Dogwoods are beautiful flowering trees with large and very shallow root systems which necessitate careful site selection, planting and maintenance. The shallow roots are highly susceptible to drought stress and cannot tolerate weeds or competitive plants pulling away needed water and nutrients. According to Texas A&M University, planting your tree inside a ringed berm serves a dual benefit, allowing more water to be captured in the root zone and holding mulch in place to tamp down weeds. The berm will help to solve two key stress issues with dogwood and ensure a better performing tree overall.
Excavate a planting hole that is twice the diameter and roughly as deep as the root ball. Loosen the soil in the bottom of the hole to allow easier root penetration, but do not remove it.
Slide the dogwood from its nursery pot and set it into the prepared hole, turning the tree so its most pleasing aspect is facing the direction from which it will be viewed and the tree is upright and plumb in the soil. Keep the top of the root ball level with the surrounding soil, but never above the surrounding soil.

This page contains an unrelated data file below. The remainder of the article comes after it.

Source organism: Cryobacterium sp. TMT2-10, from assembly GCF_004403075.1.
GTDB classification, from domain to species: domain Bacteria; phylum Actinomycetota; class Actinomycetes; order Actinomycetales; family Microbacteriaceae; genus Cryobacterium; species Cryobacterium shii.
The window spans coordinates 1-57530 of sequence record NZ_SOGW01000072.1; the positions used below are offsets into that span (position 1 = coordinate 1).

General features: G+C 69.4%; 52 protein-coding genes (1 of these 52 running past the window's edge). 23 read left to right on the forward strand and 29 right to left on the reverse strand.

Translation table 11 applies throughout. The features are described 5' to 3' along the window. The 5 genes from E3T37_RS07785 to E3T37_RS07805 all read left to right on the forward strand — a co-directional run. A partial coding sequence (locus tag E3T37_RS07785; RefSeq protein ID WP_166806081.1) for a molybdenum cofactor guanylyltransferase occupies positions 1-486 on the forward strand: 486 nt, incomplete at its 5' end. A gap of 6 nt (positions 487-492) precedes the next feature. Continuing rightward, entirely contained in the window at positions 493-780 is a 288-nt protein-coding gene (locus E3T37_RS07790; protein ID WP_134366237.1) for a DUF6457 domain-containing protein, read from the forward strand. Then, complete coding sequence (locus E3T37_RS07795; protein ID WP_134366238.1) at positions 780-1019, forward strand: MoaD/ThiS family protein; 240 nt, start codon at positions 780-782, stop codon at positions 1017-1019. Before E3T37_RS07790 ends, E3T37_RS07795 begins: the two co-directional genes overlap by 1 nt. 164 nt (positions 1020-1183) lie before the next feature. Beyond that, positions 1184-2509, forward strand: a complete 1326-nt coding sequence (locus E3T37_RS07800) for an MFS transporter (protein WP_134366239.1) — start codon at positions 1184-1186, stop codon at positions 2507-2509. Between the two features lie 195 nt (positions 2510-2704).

Rake through the excavated soil to lighten it. Backfill the tilled soil down around the root ball to secure the tree in place. Tamp down the soil gently with your palm to fill in any air pockets.
Build up a berm, about 4 inches in height, roughly along the drip line with the remaining soil that rings the tree. Firm the sides of the berm with your hands to create a soft structure.
Fill the inner ring of the berm with water to drench the dogwood root ball thoroughly and collapse any air pockets. Add a bit more soil to fill in any divots that appear after watering.
Fill the inside of the berm with good quality compost or another organic mulch such as shredded bark or leaf mold.
Water the tree once a day for the first week after planting with roughly a quart of water each day. Increase the interval to every other day in the second week, providing two quarts, and every third day in the third week, with two to three quarts. Water once per week thereafter when the soil feels only lightly moist. Never allow the soil to dry out beyond the top 1/4 inch crust of the soil.